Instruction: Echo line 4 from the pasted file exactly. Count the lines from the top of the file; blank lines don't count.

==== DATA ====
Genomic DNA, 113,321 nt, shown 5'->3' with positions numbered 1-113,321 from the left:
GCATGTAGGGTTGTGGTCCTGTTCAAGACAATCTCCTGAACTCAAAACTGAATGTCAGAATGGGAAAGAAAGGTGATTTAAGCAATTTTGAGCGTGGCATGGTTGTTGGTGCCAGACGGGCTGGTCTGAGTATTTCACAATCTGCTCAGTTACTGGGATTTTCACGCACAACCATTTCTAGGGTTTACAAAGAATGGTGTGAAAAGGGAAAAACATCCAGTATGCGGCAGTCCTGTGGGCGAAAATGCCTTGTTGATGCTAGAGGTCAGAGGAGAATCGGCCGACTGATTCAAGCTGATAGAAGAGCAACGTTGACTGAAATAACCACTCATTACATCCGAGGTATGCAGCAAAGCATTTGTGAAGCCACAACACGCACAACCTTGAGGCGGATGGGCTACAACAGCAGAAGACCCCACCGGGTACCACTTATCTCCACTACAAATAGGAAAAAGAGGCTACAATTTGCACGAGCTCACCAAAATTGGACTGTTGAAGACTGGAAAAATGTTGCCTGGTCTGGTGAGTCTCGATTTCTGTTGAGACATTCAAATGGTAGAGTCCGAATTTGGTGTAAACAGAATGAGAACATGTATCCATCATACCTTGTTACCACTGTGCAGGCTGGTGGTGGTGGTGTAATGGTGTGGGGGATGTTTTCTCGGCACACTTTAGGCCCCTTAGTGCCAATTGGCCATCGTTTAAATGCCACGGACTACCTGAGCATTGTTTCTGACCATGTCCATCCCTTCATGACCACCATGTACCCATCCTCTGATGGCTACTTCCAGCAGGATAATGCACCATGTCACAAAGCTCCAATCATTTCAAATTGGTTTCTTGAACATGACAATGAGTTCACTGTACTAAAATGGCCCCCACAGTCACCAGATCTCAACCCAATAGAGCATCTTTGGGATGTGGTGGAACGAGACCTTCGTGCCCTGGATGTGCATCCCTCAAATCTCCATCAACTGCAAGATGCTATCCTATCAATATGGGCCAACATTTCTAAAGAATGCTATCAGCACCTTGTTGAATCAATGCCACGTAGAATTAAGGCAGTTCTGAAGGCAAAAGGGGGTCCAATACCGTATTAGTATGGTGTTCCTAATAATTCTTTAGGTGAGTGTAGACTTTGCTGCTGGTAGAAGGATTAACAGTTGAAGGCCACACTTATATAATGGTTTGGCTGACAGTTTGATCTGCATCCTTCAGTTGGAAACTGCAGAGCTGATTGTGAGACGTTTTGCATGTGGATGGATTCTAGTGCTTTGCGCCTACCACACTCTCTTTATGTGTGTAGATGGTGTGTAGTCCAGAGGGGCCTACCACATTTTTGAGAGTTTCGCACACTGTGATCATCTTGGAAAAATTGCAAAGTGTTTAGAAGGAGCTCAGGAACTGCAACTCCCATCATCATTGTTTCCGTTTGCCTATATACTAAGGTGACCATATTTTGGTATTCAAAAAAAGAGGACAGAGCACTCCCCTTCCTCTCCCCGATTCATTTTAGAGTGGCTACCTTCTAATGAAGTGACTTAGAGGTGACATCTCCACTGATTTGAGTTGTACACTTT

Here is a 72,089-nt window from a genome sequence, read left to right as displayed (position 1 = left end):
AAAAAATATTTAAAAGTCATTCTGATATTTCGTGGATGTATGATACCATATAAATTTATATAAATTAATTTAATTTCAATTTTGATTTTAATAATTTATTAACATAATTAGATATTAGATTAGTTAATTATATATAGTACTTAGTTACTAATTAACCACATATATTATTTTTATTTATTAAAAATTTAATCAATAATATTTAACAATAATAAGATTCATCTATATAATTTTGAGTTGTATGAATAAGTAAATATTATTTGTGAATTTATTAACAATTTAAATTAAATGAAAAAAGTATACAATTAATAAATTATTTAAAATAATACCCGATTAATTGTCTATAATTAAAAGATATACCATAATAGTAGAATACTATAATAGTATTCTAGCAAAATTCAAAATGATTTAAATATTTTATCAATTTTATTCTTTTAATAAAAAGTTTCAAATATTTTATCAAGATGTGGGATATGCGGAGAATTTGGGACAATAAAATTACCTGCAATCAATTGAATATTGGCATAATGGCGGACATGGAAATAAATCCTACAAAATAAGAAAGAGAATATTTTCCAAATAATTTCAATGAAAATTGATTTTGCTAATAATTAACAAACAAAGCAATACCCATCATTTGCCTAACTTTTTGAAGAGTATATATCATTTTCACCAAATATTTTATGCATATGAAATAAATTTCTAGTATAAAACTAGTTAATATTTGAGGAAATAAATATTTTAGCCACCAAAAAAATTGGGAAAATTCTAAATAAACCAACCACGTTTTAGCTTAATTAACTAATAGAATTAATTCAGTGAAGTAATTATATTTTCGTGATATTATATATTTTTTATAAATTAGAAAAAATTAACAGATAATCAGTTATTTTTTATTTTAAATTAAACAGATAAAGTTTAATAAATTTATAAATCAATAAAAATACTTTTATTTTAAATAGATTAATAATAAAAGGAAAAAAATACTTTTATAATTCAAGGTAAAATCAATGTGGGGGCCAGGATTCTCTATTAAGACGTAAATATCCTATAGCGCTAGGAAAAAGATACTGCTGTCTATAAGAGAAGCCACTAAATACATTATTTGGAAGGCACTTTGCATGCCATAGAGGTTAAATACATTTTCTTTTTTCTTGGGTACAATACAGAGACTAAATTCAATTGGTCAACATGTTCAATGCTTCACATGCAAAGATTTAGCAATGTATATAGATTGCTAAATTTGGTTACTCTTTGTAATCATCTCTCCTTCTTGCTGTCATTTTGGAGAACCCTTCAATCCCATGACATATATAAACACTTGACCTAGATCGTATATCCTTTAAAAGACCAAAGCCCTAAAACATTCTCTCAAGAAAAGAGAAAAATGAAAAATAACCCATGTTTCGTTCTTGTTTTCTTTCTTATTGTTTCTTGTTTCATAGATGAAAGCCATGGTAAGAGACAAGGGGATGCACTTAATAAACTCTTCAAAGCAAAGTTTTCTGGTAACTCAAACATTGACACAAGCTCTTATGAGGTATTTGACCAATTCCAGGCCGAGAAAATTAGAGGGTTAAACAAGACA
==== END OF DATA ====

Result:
AAAAAATATTTAAAAGTCATTCTGATATTTCGTGGATGTATGATACCATATAAATTTATATAAATTAATTTAATTTCAATTTTGATTTTAATAATTTATTAACATAATTAGATATTAGATTAGTTAATTATATATAGTACTTAGTTACTAATTAACCACATATATTATTTTTATTTATTAAAAATTTAATCAATAATATTTAACAATAATAAGATTCATCTATATAATTTTGAGTTGTATGAATAAGTAAATATTATTTGTGAATTTATTAACAATTTAAATTAAATGAAAAAAGTATACAATTAATAAATTATTTAAAATAATACCCGATTAATTGTCTATAATTAAAAGATATACCATAATAGTAGAATACTATAATAGTATTCTAGCAAAATTCAAAATGATTTAAATATTTTATCAATTTTATTCTTTTAATAAAAAGTTTCAAATATTTTATCAAGATGTGGGATATGCGGAGAATTTGGGACAATAAAATTACCTGCAATCAATTGAATATTGGCATAATGGCGGACATGGAAATAAATCCTACAAAATAAGAAAGAGAATATTTTCCAAATAATTTCAATGAAAATTGATTTTGCTAATAATTAACAAACAAAGCAATACCCATCATTTGCCTAACTTTTTGAAGAGTATATATCATTTTCACCAAATATTTTATGCATATGAAATAAATTTCTAGTATAAAACTAGTTAATATTTGAGGAAATAAATATTTTAGCCACCAAAAAAATTGGGAAAATTCTAAATAAACCAACCACGTTTTAGCTTAATTAACTAATAGAATTAATTCAGTGAAGTAATTATATTTTCGTGATATTATATATTTTTTATAAATTAGAAAAAATTAACAGATAATCAGTTATTTTTTATTTTAAATTAAACAGATAAAGTTTAATAAATTTATAAATCAATAAAAATACTTTTATTTTAAATAGATTAATAATAAAAGGAAAAAAATACTTTTATAATTCAAGGTAAAATCAATGTGGGGGCCAGGATTCTCTATTAAGACGTAAATATCCTATAGCGCTAGGAAAAAGATACTGCTGTCTATAAGAGAAGCCACTAAATACATTATTTGGAAGGCACTTTGCATGCCATAGAGGTTAAATACATTTTCTTTTTTCTTGGGTACAATACAGAGACTAAATTCAATTGGTCAACATGTTCAATGCTTCACATGCAAAGATTTAGCAATGTATATAGATTGCTAAATTTGGTTACTCTTTGTAATCATCTCTCCTTCTTGCTGTCATTTTGGAGAACCCTTCAATCCCATGACATATATAAACACTTGACCTAGATCGTATATCCTTTAAAAGACCAAAGCCCTAAAACATTCTCTCAAGAAAAGAGAAAAATGAAAAATAACCCATGTTTCGTTCTTGTTTTCTTTCTTATTGTTTCTTGTTTCATAGATGAAAGCCATGGTAAGAGACAAGGGGATGCACTTAATAAACTCTTCAAAGCAAAGTTTTCTGGTAACTCAAACATTGACACAAGCTCTTATGAGGTATTTGACCAATTCCAGGCCGAGAAAATTAGAGGGTTAAACAAGACA